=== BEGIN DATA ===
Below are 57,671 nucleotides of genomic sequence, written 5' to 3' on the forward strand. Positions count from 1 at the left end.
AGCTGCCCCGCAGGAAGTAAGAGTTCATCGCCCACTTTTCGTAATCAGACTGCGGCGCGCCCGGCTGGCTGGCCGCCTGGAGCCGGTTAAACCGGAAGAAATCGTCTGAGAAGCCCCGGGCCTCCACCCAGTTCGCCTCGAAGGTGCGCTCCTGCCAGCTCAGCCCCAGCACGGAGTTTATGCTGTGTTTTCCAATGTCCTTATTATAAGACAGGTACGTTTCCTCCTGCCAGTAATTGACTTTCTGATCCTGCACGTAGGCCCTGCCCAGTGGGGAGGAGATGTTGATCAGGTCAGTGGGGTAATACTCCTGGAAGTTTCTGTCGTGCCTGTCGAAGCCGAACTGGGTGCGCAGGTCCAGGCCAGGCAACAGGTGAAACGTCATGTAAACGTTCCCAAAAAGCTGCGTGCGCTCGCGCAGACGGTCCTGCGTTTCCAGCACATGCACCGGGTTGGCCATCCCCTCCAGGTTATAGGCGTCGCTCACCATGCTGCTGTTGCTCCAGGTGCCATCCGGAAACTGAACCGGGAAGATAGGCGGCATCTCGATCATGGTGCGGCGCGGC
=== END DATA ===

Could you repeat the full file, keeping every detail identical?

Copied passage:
Below are 57,671 nucleotides of genomic sequence, written 5' to 3' on the forward strand. Positions count from 1 at the left end.
AGCTGCCCCGCAGGAAGTAAGAGTTCATCGCCCACTTTTCGTAATCAGACTGCGGCGCGCCCGGCTGGCTGGCCGCCTGGAGCCGGTTAAACCGGAAGAAATCGTCTGAGAAGCCCCGGGCCTCCACCCAGTTCGCCTCGAAGGTGCGCTCCTGCCAGCTCAGCCCCAGCACGGAGTTTATGCTGTGTTTTCCAATGTCCTTATTATAAGACAGGTACGTTTCCTCCTGCCAGTAATTGACTTTCTGATCCTGCACGTAGGCCCTGCCCAGTGGGGAGGAGATGTTGATCAGGTCAGTGGGGTAATACTCCTGGAAGTTTCTGTCGTGCCTGTCGAAGCCGAACTGGGTGCGCAGGTCCAGGCCAGGCAACAGGTGAAACGTCATGTAAACGTTCCCAAAAAGCTGCGTGCGCTCGCGCAGACGGTCCTGCGTTTCCAGCACATGCACCGGGTTGGCCATCCCCTCCAGGTTATAGGCGTCGCTCACCATGCTGCTGTTGCTCCAGGTGCCATCCGGAAACTGAACCGGGAAGATAGGCGGCATCTCGATCATGGTGCGGCGCGGC